« Last Edit: December 07, 2017, 08:28:02 PM by Paul Moir »
 

Online tggzzz

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Re: How long does a modern fridge stay "cold enough"?
« Reply #30 on: December 07, 2017, 08:39:20 PM »
I don't think I'd be eating leftover cooked eggs, meat, fish, rice and so on after 7 hours.
What may go wrong with cooked rice after just 7 hours?

Bacillus cereus, which is serious (sic)
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Online tggzzz

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Re: How long does a modern fridge stay "cold enough"?
« Reply #31 on: December 07, 2017, 08:43:09 PM »
I've just been informed of a scheduled power outage due to occur in my area which will last for up to 7 hours during the day.

I currently have my fridge/freezer set to 3°C and -21°C respectively. The ambient temperature outside the fridge will probably be around 20-22 degrees.

I know this a really difficult question to answer, but maybe someone has thought of it already? At it's lowest setting, do you think it'll hold a cold enough temperature so I don't need to throw out food (or go on a mad eating spree the day before)? Most of what is in the fridge is not suitable for freezing.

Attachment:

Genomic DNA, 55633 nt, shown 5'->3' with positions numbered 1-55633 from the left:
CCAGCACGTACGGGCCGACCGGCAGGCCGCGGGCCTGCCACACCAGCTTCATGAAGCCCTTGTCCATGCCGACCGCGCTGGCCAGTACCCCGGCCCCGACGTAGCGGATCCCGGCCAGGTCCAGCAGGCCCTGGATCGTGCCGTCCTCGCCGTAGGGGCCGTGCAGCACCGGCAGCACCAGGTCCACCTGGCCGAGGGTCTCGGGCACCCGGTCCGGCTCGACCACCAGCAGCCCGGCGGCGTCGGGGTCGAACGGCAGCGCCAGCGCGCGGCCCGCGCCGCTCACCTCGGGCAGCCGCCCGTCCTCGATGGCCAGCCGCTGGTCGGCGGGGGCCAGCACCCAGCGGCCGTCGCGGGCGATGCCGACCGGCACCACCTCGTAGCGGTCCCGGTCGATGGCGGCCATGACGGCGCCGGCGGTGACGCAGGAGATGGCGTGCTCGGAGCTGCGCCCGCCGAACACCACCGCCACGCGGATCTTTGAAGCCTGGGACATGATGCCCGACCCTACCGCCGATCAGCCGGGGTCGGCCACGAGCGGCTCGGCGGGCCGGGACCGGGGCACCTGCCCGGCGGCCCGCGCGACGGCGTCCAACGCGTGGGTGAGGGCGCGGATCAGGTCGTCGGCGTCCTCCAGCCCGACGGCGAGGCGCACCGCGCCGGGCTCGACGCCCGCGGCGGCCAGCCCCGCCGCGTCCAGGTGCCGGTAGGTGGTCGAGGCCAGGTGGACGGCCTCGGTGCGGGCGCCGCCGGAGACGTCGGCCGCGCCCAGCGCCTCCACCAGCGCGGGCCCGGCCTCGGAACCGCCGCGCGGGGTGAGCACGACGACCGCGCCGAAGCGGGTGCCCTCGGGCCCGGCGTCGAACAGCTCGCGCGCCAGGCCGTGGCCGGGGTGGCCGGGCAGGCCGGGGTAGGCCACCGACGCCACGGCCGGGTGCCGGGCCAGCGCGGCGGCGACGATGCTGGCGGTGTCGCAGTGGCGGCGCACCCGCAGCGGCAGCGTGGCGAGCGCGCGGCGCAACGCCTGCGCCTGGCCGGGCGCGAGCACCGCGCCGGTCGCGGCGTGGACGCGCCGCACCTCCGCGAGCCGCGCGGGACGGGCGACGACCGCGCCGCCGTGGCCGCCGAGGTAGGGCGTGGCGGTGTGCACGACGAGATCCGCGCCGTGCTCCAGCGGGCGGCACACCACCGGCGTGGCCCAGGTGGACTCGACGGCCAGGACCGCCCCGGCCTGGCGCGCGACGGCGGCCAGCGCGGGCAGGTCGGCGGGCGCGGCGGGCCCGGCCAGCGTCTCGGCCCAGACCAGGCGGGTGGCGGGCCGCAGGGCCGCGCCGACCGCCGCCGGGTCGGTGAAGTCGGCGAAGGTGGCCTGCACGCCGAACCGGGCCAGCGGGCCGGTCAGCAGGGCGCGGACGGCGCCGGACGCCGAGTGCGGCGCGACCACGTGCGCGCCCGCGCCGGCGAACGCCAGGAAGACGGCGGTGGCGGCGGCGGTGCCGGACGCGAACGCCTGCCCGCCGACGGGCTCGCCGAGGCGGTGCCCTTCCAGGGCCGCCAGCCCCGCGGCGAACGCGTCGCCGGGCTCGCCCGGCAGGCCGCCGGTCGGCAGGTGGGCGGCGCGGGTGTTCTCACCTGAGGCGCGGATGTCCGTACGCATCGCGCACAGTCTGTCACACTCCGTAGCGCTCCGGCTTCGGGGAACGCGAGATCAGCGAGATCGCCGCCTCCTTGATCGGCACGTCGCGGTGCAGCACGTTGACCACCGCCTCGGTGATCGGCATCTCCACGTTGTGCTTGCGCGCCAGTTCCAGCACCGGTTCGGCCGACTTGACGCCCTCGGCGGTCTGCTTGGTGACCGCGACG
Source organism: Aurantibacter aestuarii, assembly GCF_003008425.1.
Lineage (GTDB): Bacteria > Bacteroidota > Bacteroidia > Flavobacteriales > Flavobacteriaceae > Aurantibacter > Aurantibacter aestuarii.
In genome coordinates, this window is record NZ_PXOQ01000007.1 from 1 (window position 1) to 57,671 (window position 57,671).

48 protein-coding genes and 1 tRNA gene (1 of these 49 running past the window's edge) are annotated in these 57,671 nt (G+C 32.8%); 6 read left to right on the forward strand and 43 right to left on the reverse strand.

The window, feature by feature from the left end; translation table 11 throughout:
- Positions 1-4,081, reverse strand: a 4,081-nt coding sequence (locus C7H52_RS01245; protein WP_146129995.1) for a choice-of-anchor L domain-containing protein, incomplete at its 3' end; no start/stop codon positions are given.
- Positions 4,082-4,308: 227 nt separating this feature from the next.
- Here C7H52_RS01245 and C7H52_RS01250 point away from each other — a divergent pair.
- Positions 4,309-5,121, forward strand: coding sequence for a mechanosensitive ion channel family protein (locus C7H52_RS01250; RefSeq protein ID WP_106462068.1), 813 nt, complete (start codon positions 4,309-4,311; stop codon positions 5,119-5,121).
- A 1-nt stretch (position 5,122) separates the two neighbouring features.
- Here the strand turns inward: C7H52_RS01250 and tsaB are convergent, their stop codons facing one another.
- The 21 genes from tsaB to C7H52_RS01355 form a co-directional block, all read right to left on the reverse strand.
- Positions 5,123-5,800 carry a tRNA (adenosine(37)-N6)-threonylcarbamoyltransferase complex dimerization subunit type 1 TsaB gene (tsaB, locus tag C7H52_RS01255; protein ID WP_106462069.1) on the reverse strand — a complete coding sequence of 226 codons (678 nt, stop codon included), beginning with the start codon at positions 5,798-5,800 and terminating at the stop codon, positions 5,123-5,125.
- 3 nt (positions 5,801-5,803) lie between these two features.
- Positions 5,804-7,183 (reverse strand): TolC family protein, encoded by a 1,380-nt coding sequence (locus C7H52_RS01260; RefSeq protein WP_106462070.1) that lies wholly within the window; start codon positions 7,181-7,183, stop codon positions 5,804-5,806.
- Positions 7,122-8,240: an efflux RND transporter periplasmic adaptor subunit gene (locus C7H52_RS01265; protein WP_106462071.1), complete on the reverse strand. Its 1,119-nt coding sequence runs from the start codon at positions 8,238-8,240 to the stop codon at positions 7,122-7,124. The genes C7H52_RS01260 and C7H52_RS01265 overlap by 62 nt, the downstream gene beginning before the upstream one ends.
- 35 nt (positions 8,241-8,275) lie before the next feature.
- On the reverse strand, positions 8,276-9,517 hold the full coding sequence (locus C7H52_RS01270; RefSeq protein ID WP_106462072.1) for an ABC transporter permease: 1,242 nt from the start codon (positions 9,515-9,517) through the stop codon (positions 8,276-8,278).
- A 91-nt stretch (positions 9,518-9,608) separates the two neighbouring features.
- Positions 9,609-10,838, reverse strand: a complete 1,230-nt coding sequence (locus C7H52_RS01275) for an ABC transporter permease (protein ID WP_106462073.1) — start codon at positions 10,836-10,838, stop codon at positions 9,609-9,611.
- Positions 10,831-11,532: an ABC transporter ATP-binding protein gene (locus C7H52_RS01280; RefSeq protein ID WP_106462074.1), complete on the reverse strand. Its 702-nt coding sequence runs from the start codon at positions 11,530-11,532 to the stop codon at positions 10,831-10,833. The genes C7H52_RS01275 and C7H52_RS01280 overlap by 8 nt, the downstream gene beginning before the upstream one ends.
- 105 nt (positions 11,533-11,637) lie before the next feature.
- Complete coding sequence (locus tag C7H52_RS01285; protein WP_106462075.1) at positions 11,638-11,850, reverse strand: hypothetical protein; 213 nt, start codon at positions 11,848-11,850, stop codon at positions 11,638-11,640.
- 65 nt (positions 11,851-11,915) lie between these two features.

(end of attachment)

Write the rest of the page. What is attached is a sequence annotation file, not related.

Simple physics: it depends on the ratio of internal thermal mass to thermal conductivity from the inside to the outside.

You can increase the thermal mass by simply having more stuff inside. Water is a good option, frozen water even more so due to the latent heat of crystallisation.

You can decrease the thermal conductivity by putting a blanket over it and preventing draughts, but beware of putting a blanket over the radiator.
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Online tggzzz

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Re: How long does a modern fridge stay "cold enough"?
« Reply #32 on: December 07, 2017, 08:55:11 PM »
Most people are far too cautious about food storage, recall that the modern household electric fridge is a relatively recent invention and took a while to reach market saturation:
http://www.telegraph.co.uk/foodanddrink/8605239/The-rise-of-the-fridge.html

Indeed; I remember my parents getting their first fridge, and I couldn't afford one for 2 years.

Quote
The majority of foods will keep for days at room temperature without spoiling to the point they would make you sick, they might change colour or taste different but they'll still be healthy to eat. Use by, best before, and expiry dates are set by manufacturers to maintain their quality "standards" which is dominated by looks and tastes and rarely food safety. Cultured milk products are particularly aggressive in their expiry dates despite being pasteurised in Australia.

I'm speaking as someone whose cupboard contains has an item marked "best before Dec 1992", some homemade jam from 1988, and who leaves meat hanging in the air for 6 months without ill effect.

Your statement is dangerously ignorant. A couple of the more obvious examples below.